Real-Life Superhero

Rhonda-Marie

The superhero runner

There she is. Her name is Rhonda-Marie Avery. She’s got three kids, works as a RMT, and this summer she’s going to run the entire 885-kilometer Bruce Trail.

bruceTrailMap

This winding footpath starts in a sleepy fishing village on the northeastern shore of Lake Huron, and follows the rugged Niagara Escarpment all the way south to Niagara Falls. Rhonda-Marie plans to cover that distance in 20 DAYS (!), which means she’ll have to run 45 kilometers each day. This would be a Herculean feat for the toughest of runners. But Rhonda-Marie has an extra challenge: she’s legally blind.

Rhonda-Marie was born with a rare genetic eye disorder called achromatopsia, which means she has no cones in her retina. She figures she has 8 per cent vision. But she hasn’t let this disability slow her down. Five years ago, when she was getting into running, she met with a group called Achilles Canada. Achilles paired her up with guide runners, and taught her how to run safely. Now Rhonda-Marie is returning the favour. This summer’s run is all about raising funds and awareness for Achilles.

It won’t be easy, of course.

Rugged Bruce Trail

The Bruce Trail features ankle-busting limestone outcrops, yawning crevasse caves and, uh, cliffs.

Bruce trail Cliffs

But the biggest danger RMA may face…is me. For two days in August, I’ll be her “guide.”

fear

It’ll be my job to point out the rocks, roots, holes, streams and rivers along the trail. It’ll be Rhonda-Marie’s job (God help her) to trust my judgment.

I met Rhonda-Marie for the first time the other day. We got together with some friends at a remote section of trail near Ravenna, Ontario. It was below zero and the wind was howling. We ran for 4 1/2 hours through waist-high snow. I took a turn as Rhonda-Marie’s guide. I ran five feet ahead of her (about the length of a piano keyboard); close enough that she could make out the motion of my body. I pointed out the ice patches, and the tree branches at eye-level. At one point I ran down a little gulley.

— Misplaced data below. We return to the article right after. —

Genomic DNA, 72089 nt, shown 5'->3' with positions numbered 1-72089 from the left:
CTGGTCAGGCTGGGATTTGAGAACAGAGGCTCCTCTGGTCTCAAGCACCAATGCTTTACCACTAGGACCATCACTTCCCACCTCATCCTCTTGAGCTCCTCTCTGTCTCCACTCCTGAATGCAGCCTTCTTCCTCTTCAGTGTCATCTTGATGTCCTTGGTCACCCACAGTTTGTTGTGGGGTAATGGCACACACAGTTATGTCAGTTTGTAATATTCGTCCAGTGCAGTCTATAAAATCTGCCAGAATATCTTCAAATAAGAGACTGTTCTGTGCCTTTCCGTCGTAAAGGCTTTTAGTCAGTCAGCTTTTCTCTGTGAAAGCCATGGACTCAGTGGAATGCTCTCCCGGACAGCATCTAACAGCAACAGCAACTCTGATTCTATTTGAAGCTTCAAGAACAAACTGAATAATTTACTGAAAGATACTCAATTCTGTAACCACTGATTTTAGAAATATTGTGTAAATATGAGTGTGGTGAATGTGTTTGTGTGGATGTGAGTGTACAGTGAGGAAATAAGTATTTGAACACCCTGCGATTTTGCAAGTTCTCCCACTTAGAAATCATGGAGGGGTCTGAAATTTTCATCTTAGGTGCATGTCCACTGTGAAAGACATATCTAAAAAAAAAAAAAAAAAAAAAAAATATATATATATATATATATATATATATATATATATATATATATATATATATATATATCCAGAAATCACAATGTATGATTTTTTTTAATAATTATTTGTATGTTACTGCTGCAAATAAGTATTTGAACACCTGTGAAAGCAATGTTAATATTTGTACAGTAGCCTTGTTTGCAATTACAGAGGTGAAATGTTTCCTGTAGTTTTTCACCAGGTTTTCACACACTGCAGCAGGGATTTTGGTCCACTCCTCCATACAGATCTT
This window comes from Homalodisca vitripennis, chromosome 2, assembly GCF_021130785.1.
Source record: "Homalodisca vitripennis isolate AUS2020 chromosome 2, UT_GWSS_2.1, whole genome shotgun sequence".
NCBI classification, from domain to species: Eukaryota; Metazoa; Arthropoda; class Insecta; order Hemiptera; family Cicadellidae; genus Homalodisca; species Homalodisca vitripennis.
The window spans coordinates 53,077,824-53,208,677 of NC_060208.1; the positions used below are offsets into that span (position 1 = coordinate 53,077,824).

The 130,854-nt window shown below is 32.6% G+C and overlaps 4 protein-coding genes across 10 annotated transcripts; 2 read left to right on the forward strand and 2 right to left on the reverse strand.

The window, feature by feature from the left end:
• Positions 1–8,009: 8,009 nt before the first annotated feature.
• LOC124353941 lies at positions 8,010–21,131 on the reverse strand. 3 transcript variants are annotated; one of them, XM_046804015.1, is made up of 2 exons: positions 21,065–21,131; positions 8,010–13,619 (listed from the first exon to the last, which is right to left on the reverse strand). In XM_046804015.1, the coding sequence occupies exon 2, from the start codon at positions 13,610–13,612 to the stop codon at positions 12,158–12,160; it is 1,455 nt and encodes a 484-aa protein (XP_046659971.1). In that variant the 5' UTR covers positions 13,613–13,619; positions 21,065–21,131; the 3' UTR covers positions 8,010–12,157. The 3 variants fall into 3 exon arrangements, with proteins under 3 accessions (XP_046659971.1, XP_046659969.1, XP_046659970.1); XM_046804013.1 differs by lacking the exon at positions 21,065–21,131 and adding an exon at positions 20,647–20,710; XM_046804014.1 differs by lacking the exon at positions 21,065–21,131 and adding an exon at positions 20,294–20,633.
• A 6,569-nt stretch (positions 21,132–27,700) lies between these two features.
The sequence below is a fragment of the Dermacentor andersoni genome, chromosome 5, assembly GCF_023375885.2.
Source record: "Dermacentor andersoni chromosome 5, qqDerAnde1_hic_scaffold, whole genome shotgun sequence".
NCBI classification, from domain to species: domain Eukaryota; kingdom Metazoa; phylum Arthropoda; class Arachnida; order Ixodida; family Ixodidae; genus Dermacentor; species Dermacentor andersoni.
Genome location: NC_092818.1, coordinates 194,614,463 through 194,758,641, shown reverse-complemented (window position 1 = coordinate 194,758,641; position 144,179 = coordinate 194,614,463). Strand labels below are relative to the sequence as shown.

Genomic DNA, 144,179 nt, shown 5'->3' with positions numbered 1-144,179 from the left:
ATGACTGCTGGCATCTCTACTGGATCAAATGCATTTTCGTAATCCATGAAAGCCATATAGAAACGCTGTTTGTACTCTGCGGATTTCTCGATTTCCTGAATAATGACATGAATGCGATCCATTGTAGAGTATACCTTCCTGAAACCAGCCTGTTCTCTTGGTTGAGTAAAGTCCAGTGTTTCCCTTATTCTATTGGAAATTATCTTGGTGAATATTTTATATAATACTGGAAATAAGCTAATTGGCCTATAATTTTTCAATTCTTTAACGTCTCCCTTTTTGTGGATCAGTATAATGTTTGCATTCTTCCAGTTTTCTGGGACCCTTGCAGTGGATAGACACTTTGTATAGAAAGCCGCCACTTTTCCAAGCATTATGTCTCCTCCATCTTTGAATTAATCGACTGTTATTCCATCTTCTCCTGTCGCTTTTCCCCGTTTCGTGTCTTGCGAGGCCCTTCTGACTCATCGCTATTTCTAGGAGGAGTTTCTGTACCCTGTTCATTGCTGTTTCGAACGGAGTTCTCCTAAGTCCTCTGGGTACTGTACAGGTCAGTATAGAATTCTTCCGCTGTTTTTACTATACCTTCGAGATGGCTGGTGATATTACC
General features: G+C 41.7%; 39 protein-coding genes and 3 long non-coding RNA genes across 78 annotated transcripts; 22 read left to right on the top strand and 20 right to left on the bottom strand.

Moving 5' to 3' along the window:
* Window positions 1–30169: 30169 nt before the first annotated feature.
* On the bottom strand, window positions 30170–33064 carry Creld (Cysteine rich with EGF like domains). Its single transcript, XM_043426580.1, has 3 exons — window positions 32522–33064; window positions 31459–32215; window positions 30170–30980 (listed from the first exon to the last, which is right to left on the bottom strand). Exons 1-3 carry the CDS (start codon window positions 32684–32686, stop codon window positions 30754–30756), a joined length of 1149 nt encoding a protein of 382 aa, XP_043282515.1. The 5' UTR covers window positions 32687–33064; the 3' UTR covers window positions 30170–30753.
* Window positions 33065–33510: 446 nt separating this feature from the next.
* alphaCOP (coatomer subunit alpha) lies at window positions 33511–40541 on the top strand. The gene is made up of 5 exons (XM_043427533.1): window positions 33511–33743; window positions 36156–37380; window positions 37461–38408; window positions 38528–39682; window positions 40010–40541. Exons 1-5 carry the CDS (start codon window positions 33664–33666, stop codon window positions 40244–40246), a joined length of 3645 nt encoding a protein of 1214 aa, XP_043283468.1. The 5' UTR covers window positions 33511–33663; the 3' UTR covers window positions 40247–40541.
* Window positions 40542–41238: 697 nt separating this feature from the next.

“Whoa!” Rhonda-Marie cried out behind me. “You need to tell me when we’re going downhill!”

I asked Rhonda-Marie how she felt about this summer’s challenge; if she felt intimidated by the enormity of the distance. “Of course,” she said. “But I’ll be fine as long as my guides follow the rules.”

“What rules?” I asked.

“Rule number one,” Rhonda-Marie said, “is ALWAYS LIE!”

Of course, I thought. Ultra runners are in near-constant pain, and need a steady stream of inspiration in order to keep their legs moving. So when an ultra-runner asks: “How high is this hill?” the correct answer is always: “Not high at all!” And when they ask, “How much further until we eat?” the correct answer is always “We’re almost there!”

“Got it,” I said. “Anything else?”

“Rule number two…” Rhonda-Marie said, “is DON’T CODDLE! If I complain or slow down, kick my butt. Don’t ever feel sorry for me – unless I break my leg or something.”

And rule number three?

Rhonda-Marie smiled. “Rule number three is…there’s no such thing as snakes or bears.”

limehouse

Rhonda-Marie’s epic adventure begins on August 4th. That means she’s got 3 1/2 months of training left. Every week she does two back-to-back long runs ranging from 20 to 50 km, two shorter runs (10 to 15 km), three swims (two to six km), and two bike rides (four hours or so).

You can follow her progress, and support the cause (and Achilles Canada), HERE.